$ sudo -u operator /bin/ls.

   It is also possible to override a Runas_Spec later on in an entry.  If
   we modify the entry like so:

    dgb    boulder = (operator) /bin/ls, (root) /bin/kill, /usr/bin/lprm

   Then user dgb is now allowed to run /bin/ls as operator, but  /bin/kill
   and /usr/bin/lprm as root.

   Tag_Spec

   A command may have zero or more tags associated with it.  There are
   four possible tag values, NOPASSWD, PASSWD, NOEXEC, EXEC.  Once a tag
   is set on a Cmnd, subsequent Cmnds in the Cmnd_Spec_List, inherit the
   tag unless it is overridden by the opposite tag (ie: PASSWD overrides
   NOPASSWD and EXEC overrides NOEXEC).

   NOPASSWD and PASSWD

   By default, sudo requires that a user authenticate him or herself
   before running a command.  This behavior can be modified via the
   NOPASSWD tag.  Like a Runas_Spec, the NOPASSWD tag sets a default for
   the commands that follow it in the Cmnd_Spec_List.  Conversely, the
   PASSWD tag can be used to reverse things.  For example:

    ray    rushmore = NOPASSWD: /bin/kill, /bin/ls, /usr/bin/lprm

   would allow the user ray to run /bin/kill, /bin/ls, and /usr/bin/lprm
   as root on the machine rushmore as root without authenticating himself.
   If we only want ray to be able to run /bin/kill without a password the
   entry would be:

    ray    rushmore = NOPASSWD: /bin/kill, PASSWD: /bin/ls, /usr/bin/lprm

   Note, however, that the PASSWD tag has no effect on users who are in
   the group specified by the exempt_group option.

   By default, if the NOPASSWD tag is applied to any of the entries for a
   user on the current host, he or she will be able to run sudo -l without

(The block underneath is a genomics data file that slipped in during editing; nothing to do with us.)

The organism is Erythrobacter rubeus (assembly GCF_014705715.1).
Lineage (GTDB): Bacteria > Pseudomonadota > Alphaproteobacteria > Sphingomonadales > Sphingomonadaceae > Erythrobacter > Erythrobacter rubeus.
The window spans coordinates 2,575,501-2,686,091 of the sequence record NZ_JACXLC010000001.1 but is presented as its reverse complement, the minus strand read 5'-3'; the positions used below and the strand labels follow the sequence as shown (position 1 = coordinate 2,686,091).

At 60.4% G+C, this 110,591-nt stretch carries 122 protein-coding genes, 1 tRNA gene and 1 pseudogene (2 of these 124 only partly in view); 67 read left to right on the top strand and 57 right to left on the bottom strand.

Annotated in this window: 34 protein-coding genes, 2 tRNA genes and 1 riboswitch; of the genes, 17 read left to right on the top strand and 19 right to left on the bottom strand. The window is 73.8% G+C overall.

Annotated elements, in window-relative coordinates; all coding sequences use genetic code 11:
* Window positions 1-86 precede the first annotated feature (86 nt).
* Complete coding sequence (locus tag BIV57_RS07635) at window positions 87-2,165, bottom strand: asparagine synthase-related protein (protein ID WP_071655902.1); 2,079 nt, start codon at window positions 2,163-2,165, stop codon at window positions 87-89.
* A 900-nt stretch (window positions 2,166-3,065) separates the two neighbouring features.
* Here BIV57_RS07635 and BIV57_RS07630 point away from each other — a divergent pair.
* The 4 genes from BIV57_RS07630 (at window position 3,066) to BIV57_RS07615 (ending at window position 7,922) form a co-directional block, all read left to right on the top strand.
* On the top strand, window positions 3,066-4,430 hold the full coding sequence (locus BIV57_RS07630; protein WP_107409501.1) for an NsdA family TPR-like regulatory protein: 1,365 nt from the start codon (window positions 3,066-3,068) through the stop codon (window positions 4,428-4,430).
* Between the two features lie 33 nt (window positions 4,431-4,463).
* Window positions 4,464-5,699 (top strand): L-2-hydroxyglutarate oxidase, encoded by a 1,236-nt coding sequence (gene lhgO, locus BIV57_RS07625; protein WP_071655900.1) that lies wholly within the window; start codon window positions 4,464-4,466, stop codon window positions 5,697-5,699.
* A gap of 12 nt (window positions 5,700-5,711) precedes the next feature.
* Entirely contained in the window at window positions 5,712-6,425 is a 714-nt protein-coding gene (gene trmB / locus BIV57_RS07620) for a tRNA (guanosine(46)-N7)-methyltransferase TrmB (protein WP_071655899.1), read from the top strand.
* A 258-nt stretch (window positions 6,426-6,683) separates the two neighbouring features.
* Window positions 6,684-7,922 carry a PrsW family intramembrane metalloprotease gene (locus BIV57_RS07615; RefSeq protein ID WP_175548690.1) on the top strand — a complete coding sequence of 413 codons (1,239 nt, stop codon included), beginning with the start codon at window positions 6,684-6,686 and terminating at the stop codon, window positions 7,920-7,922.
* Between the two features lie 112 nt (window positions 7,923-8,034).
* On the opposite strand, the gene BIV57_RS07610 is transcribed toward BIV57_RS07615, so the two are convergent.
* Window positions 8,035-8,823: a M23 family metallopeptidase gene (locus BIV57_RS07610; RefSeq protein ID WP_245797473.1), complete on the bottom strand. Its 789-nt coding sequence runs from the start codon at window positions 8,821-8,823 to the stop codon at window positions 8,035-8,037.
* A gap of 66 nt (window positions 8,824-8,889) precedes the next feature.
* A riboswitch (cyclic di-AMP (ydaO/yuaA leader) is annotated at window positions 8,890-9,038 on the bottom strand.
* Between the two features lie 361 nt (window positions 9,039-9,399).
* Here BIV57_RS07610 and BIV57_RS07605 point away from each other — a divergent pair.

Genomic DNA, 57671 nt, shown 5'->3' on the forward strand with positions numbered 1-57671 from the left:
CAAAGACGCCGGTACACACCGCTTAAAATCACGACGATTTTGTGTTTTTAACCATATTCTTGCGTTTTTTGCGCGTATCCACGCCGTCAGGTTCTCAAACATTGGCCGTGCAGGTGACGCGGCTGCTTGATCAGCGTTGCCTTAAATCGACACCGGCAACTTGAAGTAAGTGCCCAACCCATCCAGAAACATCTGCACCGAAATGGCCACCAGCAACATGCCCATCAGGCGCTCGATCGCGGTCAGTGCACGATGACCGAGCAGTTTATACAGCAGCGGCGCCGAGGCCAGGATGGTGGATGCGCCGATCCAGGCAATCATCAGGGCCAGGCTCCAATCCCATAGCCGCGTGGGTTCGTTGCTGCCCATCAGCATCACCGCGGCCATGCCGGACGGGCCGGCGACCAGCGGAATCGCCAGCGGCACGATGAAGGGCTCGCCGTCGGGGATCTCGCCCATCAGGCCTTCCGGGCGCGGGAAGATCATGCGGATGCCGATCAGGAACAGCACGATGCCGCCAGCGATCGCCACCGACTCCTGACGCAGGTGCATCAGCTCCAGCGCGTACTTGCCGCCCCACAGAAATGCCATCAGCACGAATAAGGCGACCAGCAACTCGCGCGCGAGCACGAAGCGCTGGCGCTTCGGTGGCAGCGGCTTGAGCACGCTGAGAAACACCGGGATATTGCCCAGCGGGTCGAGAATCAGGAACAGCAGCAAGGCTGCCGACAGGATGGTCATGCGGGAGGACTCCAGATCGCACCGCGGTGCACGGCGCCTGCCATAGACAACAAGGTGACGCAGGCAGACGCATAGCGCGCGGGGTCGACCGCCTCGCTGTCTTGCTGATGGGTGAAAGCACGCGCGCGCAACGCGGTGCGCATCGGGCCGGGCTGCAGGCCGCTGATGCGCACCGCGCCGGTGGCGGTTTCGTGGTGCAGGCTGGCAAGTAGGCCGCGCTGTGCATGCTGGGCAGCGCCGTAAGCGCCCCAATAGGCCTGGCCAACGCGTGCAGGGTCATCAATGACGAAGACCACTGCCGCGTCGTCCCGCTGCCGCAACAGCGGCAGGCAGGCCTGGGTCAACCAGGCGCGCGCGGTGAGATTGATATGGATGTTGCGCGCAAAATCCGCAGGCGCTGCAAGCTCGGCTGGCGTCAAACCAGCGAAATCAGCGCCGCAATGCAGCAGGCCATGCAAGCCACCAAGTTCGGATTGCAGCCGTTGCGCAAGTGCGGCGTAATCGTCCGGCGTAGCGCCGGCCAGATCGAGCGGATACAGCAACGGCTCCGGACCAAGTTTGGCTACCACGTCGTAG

a password.  Additionally, a user may only run sudo -v without a pass?
   word if the NOPASSWD tag is present for all a user’s entries that per?
   tain to the current host.  This behavior may be overridden via the ver?
   ifypw and listpw options.

   NOEXEC and EXEC

   If sudo has been compiled with noexec support and the underlying oper?
   ating system support it, the NOEXEC tag can be used to prevent a dynam?
   ically-linked executable from running further commands itself.

   In the following example, user aaron may run /usr/bin/more and
   /usr/bin/vi but shell escapes will be disabled.

    aaron  shanty = NOEXEC: /usr/bin/more, /usr/bin/vi

   See the "PREVENTING SHELL ESCAPES" section below for more details on
   how noexec works and whether or not it will work on your system.

   Wildcards

   sudo allows shell-style wildcards (aka meta or glob characters) to be
   used in pathnames as well as command line arguments in the sudoers
   file.  Wildcard matching is done via the POSIX fnmatch(3) routine.
   Note that these are not regular expressions.

   *       Matches any set of zero or more characters.

   ?       Matches any single character.

   [...]   Matches any character in the specified range.

   [!...]  Matches any character not in the specified range.

   \x      For any character "x", evaluates to "x".  This is used to
           escape special characters such as: "*", "?", "[", and "}".

   Note that a forward slash (’/’) will not be matched by wildcards used
   in the pathname.  When matching the command line arguments, however, a
   slash does get matched by wildcards.  This is to make a path like:

       /usr/bin/*

   match /usr/bin/who but not /usr/bin/X11/xterm.

   WARNING: a pathname with wildcards will not match a user command that
   consists of a relative path.  In other words, given the following sudo?
   ers entry:

       billy  workstation = /usr/bin/*

   user billy will be able to run any command in /usr/bin as root, such as
   /usr/bin/w.  The following two command will be allowed (the first
   assumes that /usr/bin is in the user’s path):

       $ sudo w
       $ sudo /usr/bin/w

   However, this will not:

       $ cd /usr/bin
       $ sudo ./w

   For this reason you should only grant access to commands using wild?
   cards and never restrict access using them.  This limitation will be
   removed in a future version of sudo.

   Exceptions to wildcard rules

   The following exceptions apply to the above rules:

   ""      If the empty string "" is the only command line argument in the
           sudoers entry it means that command is not allowed to be run
           with any arguments.